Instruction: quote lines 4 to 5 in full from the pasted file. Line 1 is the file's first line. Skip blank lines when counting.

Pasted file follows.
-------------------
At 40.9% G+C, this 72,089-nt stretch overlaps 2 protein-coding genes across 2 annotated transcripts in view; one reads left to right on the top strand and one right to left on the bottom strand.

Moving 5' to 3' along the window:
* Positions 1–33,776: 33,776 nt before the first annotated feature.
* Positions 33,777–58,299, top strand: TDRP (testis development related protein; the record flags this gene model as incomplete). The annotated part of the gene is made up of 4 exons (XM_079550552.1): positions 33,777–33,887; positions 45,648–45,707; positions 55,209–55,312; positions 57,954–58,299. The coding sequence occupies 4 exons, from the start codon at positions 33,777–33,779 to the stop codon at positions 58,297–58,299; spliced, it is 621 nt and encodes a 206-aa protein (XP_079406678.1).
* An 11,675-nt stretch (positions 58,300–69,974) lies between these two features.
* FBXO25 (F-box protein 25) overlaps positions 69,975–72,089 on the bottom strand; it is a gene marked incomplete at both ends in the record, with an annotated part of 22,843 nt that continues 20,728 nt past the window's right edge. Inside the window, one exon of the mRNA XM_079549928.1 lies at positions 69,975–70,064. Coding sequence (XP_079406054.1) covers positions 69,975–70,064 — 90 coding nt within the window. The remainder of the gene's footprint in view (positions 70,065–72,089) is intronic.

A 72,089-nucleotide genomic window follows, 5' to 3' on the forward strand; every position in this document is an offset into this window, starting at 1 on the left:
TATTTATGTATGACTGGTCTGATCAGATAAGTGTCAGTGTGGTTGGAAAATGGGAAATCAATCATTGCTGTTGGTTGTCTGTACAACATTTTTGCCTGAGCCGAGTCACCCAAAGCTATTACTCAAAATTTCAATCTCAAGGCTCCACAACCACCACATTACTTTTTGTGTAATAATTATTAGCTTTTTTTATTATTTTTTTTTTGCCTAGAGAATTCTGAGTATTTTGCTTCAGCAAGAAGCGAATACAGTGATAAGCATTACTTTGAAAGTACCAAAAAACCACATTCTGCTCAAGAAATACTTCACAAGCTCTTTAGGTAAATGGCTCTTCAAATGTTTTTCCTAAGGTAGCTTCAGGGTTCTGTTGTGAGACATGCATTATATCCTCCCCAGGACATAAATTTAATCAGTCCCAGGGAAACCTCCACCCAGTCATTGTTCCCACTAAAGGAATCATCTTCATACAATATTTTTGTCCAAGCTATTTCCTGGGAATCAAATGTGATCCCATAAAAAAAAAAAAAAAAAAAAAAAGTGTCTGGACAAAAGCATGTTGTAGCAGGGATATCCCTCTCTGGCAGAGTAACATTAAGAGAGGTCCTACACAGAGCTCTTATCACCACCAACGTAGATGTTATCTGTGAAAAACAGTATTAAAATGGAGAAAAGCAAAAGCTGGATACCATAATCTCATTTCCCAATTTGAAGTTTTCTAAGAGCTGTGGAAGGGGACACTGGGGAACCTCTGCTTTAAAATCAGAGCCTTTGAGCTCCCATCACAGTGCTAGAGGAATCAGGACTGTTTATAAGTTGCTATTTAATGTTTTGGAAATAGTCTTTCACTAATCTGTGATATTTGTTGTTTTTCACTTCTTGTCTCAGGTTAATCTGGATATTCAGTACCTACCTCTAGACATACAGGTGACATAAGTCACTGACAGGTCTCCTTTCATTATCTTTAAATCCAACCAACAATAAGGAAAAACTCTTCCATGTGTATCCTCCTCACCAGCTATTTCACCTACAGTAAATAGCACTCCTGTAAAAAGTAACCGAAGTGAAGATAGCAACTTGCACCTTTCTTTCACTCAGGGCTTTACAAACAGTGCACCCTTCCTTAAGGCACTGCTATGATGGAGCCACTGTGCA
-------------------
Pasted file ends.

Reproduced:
* Positions 33,777–58,299, top strand: TDRP (testis development related protein; the record flags this gene model as incomplete). The annotated part of the gene is made up of 4 exons (XM_079550552.1): positions 33,777–33,887; positions 45,648–45,707; positions 55,209–55,312; positions 57,954–58,299. The coding sequence occupies 4 exons, from the start codon at positions 33,777–33,779 to the stop codon at positions 58,297–58,299; spliced, it is 621 nt and encodes a 206-aa protein (XP_079406678.1).
* An 11,675-nt stretch (positions 58,300–69,974) lies between these two features.